With four games on the go, Telltale’s formula risks being stretched too thin
We’re worried about Telltale. This is a studio that pledged a new episode of The Walking Dead’s first season would be released every month. That eventually slipped to every couple of months, with presumed certification hiccoughs often keeping PS3 owners waiting a little longer. Players on all platforms fell foul of bugs, the most severe of which deleted their save files – hardly ideal in a game so heavily focused on choice and consequence.
The Walking Dead’s stunning success meant most forgave Telltale its trespasses, even giving it the status of the go-to studio for other forms of storytelling media looking for a videogame adaptation. First came The Wolf Among Us, based on the Fables comic series. VGX brought announcements of two more projects: one based on Borderlands, the other on HBO’s Game Of Thrones TV series. While Telltale has doubtless used The Walking Dead’s sales success to significantly expand, the concern that its resources are being stretched too thin already have some weight. We were told new episodes of The Wolf Among Us would be released every one to two months. The first debuted in midOctober; the second has slipped to 2014.
Yet it is not simply in terms of resources that Telltale risks pushing itself too far. Its gameplay template – exploration and discovery, choice and consequence, life and death – will now be used to power not one, but four games. And a playthrough of All That Remains raises concerns that this powerful formula is already losing a little of its magic.
In fact, the shine came off for us before that. For all the tear-jerking power of Season One’s climax, its close brought with it confirmation that many choices had little to no effect on events. The big narrative decisions all led somewhere, of course, but many of the incidental screen-corner warnings that a fellow survivor would remember what we’d just said after a dialogue choice turned out to be of little consequence.
A replay of Season One further highlights the use of smoke and mirrors. The opening episode, A New Day, featured the first instance of one of Telltale’s favourite tricks: forcing the player to save one character from death and leave the other to fend for themselves. In this case, it was a choice between Duck or Shawn, though there was no choice to be had. Save Duck and Shawn gets bitten; save Shawn and he gets bitten anyway, with Duck surviving. And as the season progressed, leaving Telltale to write around a branching series of choices – by the start of the final episode, there were 32 potential decision paths for the writing staff to contend with – even real choices were quickly rendered moot. Save the gormless, cowardly Ben in the fourth episode and he’ll be killed early in the fifth. Why should we feel any attachment to the new group Clem meets in Season Two when the first series taught us that they’ll all end up dead or despicable?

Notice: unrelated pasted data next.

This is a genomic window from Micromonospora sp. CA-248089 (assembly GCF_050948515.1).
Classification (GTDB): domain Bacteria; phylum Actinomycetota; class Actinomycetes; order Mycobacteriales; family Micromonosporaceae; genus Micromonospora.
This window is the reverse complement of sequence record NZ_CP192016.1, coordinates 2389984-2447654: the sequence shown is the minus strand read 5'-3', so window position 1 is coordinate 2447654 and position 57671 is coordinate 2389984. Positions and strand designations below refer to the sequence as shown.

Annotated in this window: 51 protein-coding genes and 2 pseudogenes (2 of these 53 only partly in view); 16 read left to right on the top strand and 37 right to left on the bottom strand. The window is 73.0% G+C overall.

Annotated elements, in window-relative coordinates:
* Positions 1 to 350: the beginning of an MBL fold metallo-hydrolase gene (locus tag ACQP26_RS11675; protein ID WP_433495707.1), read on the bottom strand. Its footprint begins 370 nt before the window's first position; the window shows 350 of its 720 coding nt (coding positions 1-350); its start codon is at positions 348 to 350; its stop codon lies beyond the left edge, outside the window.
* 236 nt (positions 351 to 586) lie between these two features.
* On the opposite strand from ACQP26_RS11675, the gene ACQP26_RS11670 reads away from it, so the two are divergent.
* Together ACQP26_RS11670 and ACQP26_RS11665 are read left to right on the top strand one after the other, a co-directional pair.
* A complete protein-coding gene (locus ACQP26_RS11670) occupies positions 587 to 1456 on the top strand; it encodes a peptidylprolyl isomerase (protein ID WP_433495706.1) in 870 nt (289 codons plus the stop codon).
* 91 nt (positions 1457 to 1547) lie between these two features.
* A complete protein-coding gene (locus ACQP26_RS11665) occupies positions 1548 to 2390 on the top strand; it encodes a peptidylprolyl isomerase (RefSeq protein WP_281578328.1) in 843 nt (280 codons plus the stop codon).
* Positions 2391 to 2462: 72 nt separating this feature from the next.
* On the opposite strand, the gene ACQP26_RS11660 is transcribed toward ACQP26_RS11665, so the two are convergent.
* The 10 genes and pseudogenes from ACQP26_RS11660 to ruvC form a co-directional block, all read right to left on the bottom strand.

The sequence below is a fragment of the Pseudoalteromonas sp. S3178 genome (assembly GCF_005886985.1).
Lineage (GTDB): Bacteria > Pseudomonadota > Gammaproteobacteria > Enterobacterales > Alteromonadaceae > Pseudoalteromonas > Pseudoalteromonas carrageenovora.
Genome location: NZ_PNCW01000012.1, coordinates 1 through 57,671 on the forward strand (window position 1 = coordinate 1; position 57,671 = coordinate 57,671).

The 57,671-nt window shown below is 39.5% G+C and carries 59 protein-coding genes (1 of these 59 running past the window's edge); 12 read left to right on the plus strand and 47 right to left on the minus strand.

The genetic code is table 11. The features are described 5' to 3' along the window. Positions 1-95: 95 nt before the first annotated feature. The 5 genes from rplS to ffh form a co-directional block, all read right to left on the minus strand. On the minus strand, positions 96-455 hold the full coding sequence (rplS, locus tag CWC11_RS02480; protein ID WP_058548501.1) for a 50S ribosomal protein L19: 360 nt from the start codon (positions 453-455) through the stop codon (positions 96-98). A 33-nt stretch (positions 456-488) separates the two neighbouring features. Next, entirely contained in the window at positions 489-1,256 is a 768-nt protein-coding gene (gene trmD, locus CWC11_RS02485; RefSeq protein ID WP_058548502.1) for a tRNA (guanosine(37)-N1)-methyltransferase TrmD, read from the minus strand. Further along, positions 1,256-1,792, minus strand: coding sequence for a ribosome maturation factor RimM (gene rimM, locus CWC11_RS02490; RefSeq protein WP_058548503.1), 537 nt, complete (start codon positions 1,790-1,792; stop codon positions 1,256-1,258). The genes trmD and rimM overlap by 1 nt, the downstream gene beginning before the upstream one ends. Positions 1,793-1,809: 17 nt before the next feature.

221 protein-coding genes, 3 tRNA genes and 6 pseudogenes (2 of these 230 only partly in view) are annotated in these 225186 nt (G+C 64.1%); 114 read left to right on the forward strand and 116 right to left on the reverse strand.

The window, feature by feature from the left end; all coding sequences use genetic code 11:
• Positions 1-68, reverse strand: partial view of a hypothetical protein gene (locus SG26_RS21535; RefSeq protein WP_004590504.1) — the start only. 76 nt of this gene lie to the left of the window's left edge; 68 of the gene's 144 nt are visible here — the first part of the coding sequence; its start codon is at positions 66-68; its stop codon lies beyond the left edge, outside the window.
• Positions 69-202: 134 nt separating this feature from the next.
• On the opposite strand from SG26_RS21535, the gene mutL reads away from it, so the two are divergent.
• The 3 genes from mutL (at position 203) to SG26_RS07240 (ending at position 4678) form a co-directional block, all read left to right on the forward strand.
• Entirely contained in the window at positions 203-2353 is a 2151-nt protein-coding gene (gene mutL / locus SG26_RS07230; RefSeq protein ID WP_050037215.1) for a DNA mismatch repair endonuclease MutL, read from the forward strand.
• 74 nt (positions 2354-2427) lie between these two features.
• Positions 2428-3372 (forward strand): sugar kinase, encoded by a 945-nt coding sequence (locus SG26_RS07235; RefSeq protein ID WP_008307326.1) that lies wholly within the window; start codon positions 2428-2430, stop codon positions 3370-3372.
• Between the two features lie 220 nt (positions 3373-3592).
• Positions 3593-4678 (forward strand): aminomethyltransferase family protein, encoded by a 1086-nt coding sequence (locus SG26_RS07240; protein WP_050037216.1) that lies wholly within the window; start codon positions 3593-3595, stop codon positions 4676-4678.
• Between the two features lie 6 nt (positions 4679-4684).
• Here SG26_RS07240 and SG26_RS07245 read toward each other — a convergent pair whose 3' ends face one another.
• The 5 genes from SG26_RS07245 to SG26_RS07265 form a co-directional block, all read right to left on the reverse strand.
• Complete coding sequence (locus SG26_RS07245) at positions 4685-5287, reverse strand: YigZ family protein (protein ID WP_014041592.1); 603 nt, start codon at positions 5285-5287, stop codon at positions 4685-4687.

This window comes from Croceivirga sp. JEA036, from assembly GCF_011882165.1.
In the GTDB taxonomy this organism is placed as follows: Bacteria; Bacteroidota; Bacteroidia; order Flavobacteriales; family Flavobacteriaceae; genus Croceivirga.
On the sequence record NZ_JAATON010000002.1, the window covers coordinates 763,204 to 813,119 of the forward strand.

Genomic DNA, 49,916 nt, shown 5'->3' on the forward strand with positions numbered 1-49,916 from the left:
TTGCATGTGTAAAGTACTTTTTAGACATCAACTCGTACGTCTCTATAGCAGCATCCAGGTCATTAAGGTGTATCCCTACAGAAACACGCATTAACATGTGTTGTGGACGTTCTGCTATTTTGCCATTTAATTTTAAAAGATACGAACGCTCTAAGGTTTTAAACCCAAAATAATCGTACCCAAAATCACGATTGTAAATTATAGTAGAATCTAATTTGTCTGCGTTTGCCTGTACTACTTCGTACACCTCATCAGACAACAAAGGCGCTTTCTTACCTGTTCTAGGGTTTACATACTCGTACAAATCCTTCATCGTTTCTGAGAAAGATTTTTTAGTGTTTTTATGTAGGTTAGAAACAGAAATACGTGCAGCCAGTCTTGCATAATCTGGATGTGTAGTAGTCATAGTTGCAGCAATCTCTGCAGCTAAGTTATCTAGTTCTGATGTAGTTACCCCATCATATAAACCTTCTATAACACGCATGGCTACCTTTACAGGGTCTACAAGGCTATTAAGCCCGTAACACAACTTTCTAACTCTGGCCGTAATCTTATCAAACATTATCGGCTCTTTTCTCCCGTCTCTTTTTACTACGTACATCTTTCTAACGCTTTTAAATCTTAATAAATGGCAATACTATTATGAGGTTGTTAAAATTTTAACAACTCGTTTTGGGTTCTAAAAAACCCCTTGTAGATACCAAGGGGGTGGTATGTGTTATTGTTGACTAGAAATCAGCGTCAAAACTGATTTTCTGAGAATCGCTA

We weren’t to know any of this at the time, and an implied consequence can be every bit as powerful as a real one during your first playthrough. Yet the reappearance of Telltale’s formula in All That Remains invites suspicion or, at worst, apathy.
The seams haven’t burst; they’re just a little more visible now. The Walking Dead’s first season succeeded because of the apparent weight of its decisions and its wellrealised central relationship between Clem and Lee. With the former’s impact watered down through familiarity and the latter gone entirely, Telltale has far more to prove in the game’s second run than simply showing that Clementine is capable of standing on her own two feet. It needs to show that our choices still matter, that our dialogue decisions have real weight, and that this undoubtedly powerful formula can withstand being stretched across not just a difficult second season, but three other series, too.